You are here

Obama Says He'll Visit the City With the Most ACA Sign-Ups

White House challenges 20 cities to boost their low ACA enrollments

President Obama has targeted the 20 cities with the most uninsured people eligible for coverage under the Affordable Care Act (ACA) to boost those numbers in a “Healthy Communities Challenge” campaign.

According to USA Today, the White House is rolling out the new strategy to raise participation above the elusive 10 million mark at the beginning of the third year of open enrollment in the public health insurance exchanges created under the ACA. Nationwide, the Department of Health and Human Services estimates there are 10.5 million uninsured people eligible for marketplace coverage who haven't signed up.

Obama said November 7 that the city with the most sign-ups will get bragging rights — and a presidential visit.

"If you live in one of the 20 cities participating in our Healthy Communities Challenge, I want to see how many of your neighbors you can get signed up," Obama said in his weekly radio address. "I’ll come visit the city that enrolls the highest percentage of folks who aren’t covered right now. That’s a promise."

Open enrollment for the exchanges began last week. Consumers must sign up by December 15 in order to be covered beginning January 1, 2016, but the White House will consider new sign-ups through the end of open enrollment in January, said White House spokeswoman Katie Hill.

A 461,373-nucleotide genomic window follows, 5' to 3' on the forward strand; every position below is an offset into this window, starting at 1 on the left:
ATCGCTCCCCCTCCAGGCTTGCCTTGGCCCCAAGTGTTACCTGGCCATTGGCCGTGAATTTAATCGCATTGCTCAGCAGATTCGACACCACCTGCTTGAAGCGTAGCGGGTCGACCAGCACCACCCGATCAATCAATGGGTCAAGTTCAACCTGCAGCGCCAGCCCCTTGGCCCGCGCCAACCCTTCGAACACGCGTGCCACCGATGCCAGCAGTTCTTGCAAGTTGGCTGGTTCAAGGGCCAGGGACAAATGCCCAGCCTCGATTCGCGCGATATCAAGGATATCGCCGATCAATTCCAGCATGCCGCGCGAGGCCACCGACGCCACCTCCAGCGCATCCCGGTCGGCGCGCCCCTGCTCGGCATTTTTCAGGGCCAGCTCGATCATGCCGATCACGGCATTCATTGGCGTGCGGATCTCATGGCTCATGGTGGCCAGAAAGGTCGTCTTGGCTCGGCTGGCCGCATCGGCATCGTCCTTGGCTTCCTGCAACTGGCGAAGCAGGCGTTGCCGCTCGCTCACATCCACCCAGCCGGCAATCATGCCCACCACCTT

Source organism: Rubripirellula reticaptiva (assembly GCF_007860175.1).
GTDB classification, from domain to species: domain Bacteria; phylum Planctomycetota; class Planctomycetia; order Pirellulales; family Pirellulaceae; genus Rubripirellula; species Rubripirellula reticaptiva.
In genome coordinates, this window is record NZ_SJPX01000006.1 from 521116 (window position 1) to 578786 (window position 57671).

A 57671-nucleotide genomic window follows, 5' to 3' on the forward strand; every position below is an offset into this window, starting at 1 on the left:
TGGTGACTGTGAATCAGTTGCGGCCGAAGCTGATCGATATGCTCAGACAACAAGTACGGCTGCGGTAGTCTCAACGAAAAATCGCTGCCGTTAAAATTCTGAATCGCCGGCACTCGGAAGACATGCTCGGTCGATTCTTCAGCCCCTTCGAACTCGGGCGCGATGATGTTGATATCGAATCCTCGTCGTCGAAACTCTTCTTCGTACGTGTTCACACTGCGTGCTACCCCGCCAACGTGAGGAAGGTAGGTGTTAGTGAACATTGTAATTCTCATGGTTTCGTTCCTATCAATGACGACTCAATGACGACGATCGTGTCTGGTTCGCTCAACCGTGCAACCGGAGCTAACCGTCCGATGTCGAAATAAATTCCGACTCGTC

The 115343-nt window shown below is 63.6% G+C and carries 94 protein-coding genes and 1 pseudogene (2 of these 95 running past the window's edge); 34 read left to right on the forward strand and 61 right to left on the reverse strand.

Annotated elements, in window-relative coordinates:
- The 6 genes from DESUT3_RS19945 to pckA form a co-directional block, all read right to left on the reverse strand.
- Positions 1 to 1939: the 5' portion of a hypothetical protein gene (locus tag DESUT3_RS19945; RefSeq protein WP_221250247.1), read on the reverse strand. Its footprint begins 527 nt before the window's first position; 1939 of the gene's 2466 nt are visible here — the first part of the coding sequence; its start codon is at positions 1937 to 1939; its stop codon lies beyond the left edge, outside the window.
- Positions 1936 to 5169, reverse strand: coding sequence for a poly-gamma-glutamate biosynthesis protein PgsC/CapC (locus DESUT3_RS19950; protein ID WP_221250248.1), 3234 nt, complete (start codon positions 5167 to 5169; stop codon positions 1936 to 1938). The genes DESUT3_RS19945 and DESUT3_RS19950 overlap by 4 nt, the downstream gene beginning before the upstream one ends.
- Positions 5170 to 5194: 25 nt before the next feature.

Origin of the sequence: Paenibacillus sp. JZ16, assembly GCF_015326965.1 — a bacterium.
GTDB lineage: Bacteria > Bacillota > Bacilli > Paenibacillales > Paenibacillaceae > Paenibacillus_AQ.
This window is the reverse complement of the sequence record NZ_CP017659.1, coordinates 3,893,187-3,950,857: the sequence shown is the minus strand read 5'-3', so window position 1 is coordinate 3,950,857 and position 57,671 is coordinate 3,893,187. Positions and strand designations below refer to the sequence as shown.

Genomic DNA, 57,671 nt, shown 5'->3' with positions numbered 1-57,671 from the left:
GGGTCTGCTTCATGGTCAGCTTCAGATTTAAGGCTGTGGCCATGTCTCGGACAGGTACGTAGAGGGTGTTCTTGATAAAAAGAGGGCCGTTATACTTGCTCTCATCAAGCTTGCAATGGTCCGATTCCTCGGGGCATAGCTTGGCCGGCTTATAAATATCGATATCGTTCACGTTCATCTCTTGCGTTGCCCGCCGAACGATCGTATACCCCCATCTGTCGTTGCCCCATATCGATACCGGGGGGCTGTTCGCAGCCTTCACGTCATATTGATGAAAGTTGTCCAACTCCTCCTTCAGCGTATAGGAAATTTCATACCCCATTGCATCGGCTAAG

Participating cities are Atlanta; Milwaukee; Charlotte; Nashville; Chicago; New Orleans; Dallas; Oakland, California; Denver; Philadelphia; Detroit; Phoenix; Great Falls, Montana; Richmond, Virginia; Kansas City, Missouri; Salt Lake City, Las Vegas, Seattle, Long Beach, California; and Tampa, Florida.

Source: USA Today,  November 9, 2015.

Recent Headlines

Rozanolixizumab touted as possible alternative to standard therapy of corticosteroids, intravenous immunoglobulin
Company says it is offering a more affordable generic to the agent used to treat varicose veins
Company, FDA held a meeting to discuss trials in bunion, "tummy tuck" patients
New model uses piezoelectric material used in microphones and high-end speakers
Intrauterine environment may have a 'programming effect' on fetal heart
Heart rate variability may pinpoint who will benefit
Researchers found that ECMO before transplant tripled chance of a long hospital stay